Manusmriti with the Commentary of Medhatithi

by Ganganatha Jha | 1920 | 1,381,940 words | ISBN-10: 8120811550

This is the English translation of the Manusmriti, which is a collection of Sanskrit verses dealing with ‘Dharma’, a collective name for human purpose, their duties and the law. Various topics will be dealt with, but this volume of the series includes 12 discourses (adhyaya). The commentary on this text by Medhatithi elaborately explains various t...

Sanskrit text, Unicode transliteration and English translation by Ganganath Jha:

प्रतुदाञ्जालपादांश्च कोयष्टिनखविष्किरान् ।
निमज्जतश्च मत्स्यादान् सौनं वल्लूरमेव च ॥ १३ ॥

pratudāñjālapādāṃśca koyaṣṭinakhaviṣkirān |
nimajjataśca matsyādān saunaṃ vallūrameva ca || 13 ||

Those birds that feed by striking with their beaks, those that are web-footed, the koyaṣṭi, those that scratch with their nails, those that dive and eat fish, slaughter-house meat, and dried meat.—(13)

 

Medhātithi’s commentary (manubhāṣya):

Those that feed by ‘striking’—piercing—with their beaks.’ Such is the nature of these birds. The Śatapatra and other birds belong to this class.

‘Web-footed’—The Āti and the rest. That there is an option in regard to this has already been pointed out above (Bhāṣya on 12.)

“Wherever there is an option, it depends upon the man’s wish which of the two options he will adopt: and as a matter of fact, it is only an unforbidden course that can be so adopted. The act of eating is an ordinary temporal act, possible only when there is a desire on the part of the man (to do it); it is not a spiritual act, which would have to be done in any case. So that we do not see any useful purpose that could be secured by an optional prohibition.”

Our answer to this is that this has already been answered.

“But what has been said may be all right in regard to cases where (as in the Veda) the comprehension of the meaning depends entirely upon the words of the text, and there is no intention (of any author) behind them (to indicate their true purport). The present treatise however is the work of a human author, having been composed by him with great care and labour. for the purpose of supplying in brief all the information that was contained in another voluminous work containing a hundred thousand verses; so that no needless word can be used in it. In fact it is for this reason (of his not using a single superfluous word) that the author comes to be regarded as a ‘Teacher’. It is not that there is no prohibition of all web-footed birds in general, in which case alone the prohibition of a particular web-footed bird, the Haṃsa, could be justified. Since the present verse also is a Smṛti-text (and it forbids all web-footed birds in general). Some people have held that the term ‘jālapāda’ (web-footed bird) in the present verse is a wrong reading”.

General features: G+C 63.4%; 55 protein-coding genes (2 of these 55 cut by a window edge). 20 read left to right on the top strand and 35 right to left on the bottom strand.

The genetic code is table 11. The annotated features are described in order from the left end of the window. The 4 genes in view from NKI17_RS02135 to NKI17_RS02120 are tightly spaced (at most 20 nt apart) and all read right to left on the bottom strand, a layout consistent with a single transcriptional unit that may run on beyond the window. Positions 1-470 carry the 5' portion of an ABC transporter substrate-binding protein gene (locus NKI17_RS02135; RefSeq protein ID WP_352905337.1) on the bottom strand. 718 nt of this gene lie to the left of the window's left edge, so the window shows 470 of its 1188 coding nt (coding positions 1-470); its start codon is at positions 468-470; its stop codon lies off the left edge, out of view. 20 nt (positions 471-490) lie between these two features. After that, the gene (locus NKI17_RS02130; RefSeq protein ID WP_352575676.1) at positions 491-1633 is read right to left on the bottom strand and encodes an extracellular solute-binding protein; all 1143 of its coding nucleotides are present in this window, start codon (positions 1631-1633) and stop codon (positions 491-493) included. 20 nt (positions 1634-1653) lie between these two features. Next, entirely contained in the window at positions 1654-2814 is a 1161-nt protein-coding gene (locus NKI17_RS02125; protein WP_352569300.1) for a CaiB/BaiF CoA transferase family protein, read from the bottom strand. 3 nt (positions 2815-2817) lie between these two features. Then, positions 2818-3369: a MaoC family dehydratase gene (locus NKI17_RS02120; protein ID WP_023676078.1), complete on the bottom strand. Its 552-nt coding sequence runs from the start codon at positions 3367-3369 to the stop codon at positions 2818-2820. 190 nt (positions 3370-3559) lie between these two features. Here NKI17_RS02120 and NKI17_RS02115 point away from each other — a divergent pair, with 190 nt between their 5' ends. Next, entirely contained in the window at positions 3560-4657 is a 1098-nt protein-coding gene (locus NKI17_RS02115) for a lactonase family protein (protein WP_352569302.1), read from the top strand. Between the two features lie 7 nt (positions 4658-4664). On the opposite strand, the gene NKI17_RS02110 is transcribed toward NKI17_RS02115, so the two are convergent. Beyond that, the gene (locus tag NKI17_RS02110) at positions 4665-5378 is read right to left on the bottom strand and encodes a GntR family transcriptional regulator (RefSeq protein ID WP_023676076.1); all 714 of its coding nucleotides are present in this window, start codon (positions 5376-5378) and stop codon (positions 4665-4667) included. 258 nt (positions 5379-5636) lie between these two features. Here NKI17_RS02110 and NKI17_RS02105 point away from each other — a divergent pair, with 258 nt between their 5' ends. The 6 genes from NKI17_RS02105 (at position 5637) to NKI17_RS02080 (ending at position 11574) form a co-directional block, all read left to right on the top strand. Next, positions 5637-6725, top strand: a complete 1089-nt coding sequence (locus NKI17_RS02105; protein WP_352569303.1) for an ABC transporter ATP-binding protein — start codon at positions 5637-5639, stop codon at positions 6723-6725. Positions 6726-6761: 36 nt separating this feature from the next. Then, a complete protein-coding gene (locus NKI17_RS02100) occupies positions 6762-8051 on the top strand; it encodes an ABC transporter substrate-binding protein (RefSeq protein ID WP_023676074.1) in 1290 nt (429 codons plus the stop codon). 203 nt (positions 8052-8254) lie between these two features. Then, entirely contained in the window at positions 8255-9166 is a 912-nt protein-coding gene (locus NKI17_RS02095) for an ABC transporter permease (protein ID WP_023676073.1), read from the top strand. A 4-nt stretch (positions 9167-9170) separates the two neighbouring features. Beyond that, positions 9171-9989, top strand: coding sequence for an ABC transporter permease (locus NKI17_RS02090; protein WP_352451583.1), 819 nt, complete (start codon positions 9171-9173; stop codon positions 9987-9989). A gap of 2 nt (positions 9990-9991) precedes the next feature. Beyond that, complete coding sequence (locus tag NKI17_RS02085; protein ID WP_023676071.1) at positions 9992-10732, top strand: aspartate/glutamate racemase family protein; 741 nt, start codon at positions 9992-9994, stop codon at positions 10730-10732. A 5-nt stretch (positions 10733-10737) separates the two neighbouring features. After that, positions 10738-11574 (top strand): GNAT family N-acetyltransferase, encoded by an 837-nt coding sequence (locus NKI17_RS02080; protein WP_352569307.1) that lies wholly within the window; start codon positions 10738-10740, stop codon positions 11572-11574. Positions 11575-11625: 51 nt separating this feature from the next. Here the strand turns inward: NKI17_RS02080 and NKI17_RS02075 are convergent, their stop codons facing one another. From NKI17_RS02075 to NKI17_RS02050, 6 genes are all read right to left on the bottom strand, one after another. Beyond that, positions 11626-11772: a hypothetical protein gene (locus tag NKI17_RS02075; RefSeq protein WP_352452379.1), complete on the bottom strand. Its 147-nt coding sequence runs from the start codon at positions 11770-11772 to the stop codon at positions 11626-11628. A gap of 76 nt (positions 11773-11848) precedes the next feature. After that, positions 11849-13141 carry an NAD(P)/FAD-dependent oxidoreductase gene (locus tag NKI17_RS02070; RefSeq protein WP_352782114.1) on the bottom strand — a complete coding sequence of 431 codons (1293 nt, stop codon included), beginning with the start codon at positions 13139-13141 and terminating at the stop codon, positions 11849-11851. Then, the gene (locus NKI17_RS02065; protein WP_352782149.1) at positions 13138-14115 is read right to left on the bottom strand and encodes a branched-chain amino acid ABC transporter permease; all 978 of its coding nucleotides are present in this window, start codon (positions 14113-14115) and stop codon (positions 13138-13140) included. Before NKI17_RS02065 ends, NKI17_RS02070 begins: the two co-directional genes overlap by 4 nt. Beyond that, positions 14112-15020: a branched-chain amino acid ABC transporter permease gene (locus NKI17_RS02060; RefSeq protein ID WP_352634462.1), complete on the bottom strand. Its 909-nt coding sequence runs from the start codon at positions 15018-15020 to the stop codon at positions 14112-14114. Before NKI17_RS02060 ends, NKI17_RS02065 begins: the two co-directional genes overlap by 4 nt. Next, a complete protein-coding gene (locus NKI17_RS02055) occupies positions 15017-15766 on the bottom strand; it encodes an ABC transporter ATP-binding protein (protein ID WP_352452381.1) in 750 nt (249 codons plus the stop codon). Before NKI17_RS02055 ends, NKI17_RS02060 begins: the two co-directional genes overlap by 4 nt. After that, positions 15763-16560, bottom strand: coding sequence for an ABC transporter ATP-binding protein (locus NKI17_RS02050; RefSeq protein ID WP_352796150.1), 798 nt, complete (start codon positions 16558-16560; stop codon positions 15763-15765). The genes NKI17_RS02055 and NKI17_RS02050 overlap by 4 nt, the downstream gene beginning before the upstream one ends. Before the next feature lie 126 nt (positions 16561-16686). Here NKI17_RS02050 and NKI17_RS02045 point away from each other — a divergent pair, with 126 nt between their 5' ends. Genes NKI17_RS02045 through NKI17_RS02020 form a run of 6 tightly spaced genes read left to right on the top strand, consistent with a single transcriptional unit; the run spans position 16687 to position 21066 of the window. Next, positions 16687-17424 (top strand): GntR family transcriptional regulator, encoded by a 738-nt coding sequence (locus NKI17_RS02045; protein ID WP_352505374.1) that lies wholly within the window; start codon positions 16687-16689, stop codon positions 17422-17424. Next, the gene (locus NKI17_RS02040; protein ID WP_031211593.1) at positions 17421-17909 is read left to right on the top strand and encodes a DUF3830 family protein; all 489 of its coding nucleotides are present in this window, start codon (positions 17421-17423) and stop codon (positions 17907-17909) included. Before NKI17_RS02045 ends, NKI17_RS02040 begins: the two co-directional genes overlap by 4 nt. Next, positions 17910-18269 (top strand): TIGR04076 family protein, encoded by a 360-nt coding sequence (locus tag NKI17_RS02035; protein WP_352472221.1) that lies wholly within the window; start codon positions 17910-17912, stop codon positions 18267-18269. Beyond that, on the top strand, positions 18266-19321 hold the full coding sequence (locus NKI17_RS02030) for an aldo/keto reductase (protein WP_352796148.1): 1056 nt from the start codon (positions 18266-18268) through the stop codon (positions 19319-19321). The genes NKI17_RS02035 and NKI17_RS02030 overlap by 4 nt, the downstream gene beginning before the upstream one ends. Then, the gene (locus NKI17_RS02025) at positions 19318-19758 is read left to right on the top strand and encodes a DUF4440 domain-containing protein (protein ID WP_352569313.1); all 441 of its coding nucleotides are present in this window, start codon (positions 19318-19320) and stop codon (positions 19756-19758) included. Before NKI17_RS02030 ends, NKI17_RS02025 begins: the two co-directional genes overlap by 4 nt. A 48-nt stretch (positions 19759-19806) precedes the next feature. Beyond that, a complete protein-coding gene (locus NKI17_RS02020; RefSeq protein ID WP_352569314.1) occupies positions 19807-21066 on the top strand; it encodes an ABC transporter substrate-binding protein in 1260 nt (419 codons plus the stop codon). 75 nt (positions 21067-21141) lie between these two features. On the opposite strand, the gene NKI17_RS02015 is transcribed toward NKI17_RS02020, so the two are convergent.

We have already explained that the intention of the Teacher is undersood with the help of gestures, actions and the spinning out of long explanations; and in the present case particular details are also inferred. What was meant to be said was that ‘one shall not eat web-footed birds in normal times’; but the author has propounded the prohibition in the wider form, with it view to justifying both prohibitions (of web-footed birds in general, and of the Haṃsa in particular).

Sūnā’ ‘Slaughter house’, is that place where animals are killed for the purpose of selling their flesh. Others explain it as ‘meat-market’.

Dried meat’, ‘Vallura’, is Mesh dried and kept for several days.

Nakhuviṣkira’ are those birds that scratch with their nails;—e.g. the Peacock, the Cock &c.

These birds are partly ‘fit to be eaten’ also, in view of the assertion that these may be eaten ‘in abnormal times;’ specially in view of what another Smṛti-writer has said regarding ‘the Cock among birds’ (being eatable). But the present text of Manu cannot be regarded as referring to the Cock; as in that case the separate mention of the ‘Cock’ would be useless.—(13)

 

Explanatory notes by Ganganath Jha

This verse is quoted in Vīramitrodaya (Āhnika, p. 540), which adds the following notes:—‘pratudāḥ’ are the birds that strike with the peak and then eat;—‘jālapāda’ is the web-footed bird, e.g. the cāṣa and the like;—‘koyaṣṭi’ is a species of wild birds;—‘nakhaviṣkira’ is the bird that scratches out food with its nails;—‘nimajjya matsyādān’ are those birds that catch fish by diving under water; e.g. the aquatic crow and the like;—‘sūnā’ is the slaughter-house, and ‘sauna’ is that which is got from there;—‘vallūra’ is dry fish.

It is quoted in Hemādri (Śrāddha, p. 583).

 

Comparative notes by various authors

Gautama. (17.35).—‘The peckers, the scratchers and birds that are not web-footed may be eaten.’

Vaśiṣṭha (14.18).—(See above.)

Viṣṇu (51.27).—‘On eating unrecognised meat, or meat from the slaughter-house or dry flesh, one should perform the Cāndrāyaṇa.

Yājñavalkya (1.172, 174, 175).—(See above,—and also) ‘Chāṣas, red-footed birds, meat from the slaughter-house and dry flesh,—on eating these; intentionally one should go without food for three days.’

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